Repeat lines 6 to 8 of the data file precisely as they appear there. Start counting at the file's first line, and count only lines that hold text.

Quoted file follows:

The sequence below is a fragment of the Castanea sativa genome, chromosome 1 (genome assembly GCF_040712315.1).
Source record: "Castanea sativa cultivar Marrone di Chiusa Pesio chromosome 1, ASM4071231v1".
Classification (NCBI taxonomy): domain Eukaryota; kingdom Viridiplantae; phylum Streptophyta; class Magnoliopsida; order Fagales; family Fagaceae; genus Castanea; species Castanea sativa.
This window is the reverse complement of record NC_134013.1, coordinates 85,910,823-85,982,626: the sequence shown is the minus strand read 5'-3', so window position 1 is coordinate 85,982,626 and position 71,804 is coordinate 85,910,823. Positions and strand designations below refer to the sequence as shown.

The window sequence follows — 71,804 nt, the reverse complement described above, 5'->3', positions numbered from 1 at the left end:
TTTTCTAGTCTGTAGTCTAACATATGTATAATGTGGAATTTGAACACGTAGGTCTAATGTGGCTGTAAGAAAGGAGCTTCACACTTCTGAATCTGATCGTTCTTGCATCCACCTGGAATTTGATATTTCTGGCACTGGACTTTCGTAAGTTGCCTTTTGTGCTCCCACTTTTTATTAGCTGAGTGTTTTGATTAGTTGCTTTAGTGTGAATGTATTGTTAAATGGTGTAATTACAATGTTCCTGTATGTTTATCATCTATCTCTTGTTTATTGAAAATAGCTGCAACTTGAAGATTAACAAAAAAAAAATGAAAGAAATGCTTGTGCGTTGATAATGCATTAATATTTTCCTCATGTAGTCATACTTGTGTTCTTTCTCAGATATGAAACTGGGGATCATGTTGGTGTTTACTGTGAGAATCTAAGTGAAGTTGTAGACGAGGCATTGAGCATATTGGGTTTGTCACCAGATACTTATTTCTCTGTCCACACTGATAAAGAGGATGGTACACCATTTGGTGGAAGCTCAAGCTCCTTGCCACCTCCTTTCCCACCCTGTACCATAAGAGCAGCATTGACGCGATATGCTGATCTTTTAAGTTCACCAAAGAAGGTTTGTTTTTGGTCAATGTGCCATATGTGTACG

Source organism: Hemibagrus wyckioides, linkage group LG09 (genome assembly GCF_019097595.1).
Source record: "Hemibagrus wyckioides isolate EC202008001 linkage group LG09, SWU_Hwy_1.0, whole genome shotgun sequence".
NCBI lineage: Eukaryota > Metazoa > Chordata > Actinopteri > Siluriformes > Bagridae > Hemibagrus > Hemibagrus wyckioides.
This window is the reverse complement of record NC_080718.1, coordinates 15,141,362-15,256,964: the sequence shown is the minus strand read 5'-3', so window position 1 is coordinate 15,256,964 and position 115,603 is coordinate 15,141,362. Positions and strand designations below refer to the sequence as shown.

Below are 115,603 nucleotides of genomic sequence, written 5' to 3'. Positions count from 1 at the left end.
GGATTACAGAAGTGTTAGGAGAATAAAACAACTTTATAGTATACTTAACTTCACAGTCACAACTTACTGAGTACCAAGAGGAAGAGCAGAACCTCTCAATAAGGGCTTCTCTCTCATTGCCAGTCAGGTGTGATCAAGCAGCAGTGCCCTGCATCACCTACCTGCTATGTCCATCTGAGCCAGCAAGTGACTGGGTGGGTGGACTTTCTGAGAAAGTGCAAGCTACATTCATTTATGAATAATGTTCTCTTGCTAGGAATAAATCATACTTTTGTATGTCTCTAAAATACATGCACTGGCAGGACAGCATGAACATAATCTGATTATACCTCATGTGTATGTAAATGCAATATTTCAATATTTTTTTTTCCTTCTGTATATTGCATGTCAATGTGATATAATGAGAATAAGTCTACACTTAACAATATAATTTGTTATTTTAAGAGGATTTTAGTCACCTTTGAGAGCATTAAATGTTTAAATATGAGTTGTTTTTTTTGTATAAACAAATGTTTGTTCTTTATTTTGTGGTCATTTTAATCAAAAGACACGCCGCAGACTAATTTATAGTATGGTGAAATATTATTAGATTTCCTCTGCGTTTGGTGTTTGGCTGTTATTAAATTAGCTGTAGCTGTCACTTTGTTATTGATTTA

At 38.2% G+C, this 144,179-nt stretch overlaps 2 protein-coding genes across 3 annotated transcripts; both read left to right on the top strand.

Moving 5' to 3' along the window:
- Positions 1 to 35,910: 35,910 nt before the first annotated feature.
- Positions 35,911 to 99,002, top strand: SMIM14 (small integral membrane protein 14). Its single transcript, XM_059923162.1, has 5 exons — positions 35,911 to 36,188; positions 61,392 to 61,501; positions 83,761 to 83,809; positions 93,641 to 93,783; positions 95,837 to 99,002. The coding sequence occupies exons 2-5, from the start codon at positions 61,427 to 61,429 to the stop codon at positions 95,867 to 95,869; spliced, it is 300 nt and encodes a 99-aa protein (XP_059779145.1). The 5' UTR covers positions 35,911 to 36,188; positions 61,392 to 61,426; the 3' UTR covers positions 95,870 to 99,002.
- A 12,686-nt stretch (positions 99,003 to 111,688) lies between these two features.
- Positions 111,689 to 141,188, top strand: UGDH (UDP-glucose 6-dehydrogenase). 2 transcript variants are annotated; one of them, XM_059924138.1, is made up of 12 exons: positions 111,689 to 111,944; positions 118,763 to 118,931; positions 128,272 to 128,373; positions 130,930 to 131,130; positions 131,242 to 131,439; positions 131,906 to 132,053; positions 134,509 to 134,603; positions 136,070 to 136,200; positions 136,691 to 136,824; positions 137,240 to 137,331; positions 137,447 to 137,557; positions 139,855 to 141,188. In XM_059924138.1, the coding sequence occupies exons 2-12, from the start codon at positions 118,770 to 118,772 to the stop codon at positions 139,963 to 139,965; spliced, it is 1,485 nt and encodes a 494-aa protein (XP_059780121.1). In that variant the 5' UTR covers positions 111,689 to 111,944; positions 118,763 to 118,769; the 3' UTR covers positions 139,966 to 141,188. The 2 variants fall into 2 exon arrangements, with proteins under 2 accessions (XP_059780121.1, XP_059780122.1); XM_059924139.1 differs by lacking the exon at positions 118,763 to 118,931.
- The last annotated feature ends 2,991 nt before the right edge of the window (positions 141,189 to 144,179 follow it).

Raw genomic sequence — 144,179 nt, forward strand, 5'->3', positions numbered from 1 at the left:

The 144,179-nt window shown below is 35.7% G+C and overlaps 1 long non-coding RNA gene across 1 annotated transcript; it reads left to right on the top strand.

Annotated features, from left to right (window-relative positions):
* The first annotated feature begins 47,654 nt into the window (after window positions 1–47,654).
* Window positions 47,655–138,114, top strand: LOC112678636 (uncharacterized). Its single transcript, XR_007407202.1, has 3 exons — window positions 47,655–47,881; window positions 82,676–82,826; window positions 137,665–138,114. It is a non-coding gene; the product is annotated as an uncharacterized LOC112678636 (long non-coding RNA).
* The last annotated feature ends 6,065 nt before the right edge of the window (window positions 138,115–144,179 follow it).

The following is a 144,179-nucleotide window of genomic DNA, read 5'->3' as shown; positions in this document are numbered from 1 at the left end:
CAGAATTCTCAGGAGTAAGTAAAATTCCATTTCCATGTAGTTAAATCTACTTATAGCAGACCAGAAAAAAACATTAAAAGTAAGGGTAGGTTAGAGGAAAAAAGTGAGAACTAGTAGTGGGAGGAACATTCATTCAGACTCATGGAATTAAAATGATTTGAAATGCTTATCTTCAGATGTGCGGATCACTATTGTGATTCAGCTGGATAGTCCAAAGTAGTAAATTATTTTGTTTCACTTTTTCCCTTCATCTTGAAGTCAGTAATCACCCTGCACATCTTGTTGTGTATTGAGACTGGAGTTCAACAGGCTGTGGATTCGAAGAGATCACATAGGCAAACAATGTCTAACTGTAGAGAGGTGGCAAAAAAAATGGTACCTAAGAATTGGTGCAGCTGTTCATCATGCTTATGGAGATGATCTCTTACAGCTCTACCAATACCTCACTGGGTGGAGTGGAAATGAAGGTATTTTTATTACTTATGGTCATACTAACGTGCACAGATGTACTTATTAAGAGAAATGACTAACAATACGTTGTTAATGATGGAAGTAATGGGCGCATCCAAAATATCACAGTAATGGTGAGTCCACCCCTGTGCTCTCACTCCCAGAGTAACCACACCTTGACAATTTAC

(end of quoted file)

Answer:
TTTTCTAGTCTGTAGTCTAACATATGTATAATGTGGAATTTGAACACGTAGGTCTAATGTGGCTGTAAGAAAGGAGCTTCACACTTCTGAATCTGATCGTTCTTGCATCCACCTGGAATTTGATATTTCTGGCACTGGACTTTCGTAAGTTGCCTTTTGTGCTCCCACTTTTTATTAGCTGAGTGTTTTGATTAGTTGCTTTAGTGTGAATGTATTGTTAAATGGTGTAATTACAATGTTCCTGTATGTTTATCATCTATCTCTTGTTTATTGAAAATAGCTGCAACTTGAAGATTAACAAAAAAAAAATGAAAGAAATGCTTGTGCGTTGATAATGCATTAATATTTTCCTCATGTAGTCATACTTGTGTTCTTTCTCAGATATGAAACTGGGGATCATGTTGGTGTTTACTGTGAGAATCTAAGTGAAGTTGTAGACGAGGCATTGAGCATATTGGGTTTGTCACCAGATACTTATTTCTCTGTCCACACTGATAAAGAGGATGGTACACCATTTGGTGGAAGCTCAAGCTCCTTGCCACCTCCTTTCCCACCCTGTACCATAAGAGCAGCATTGACGCGATATGCTGATCTTTTAAGTTCACCAAAGAAGGTTTGTTTTTGGTCAATGTGCCATATGTGTACG

Source organism: Hemibagrus wyckioides, linkage group LG09 (genome assembly GCF_019097595.1).
Source record: "Hemibagrus wyckioides isolate EC202008001 linkage group LG09, SWU_Hwy_1.0, whole genome shotgun sequence".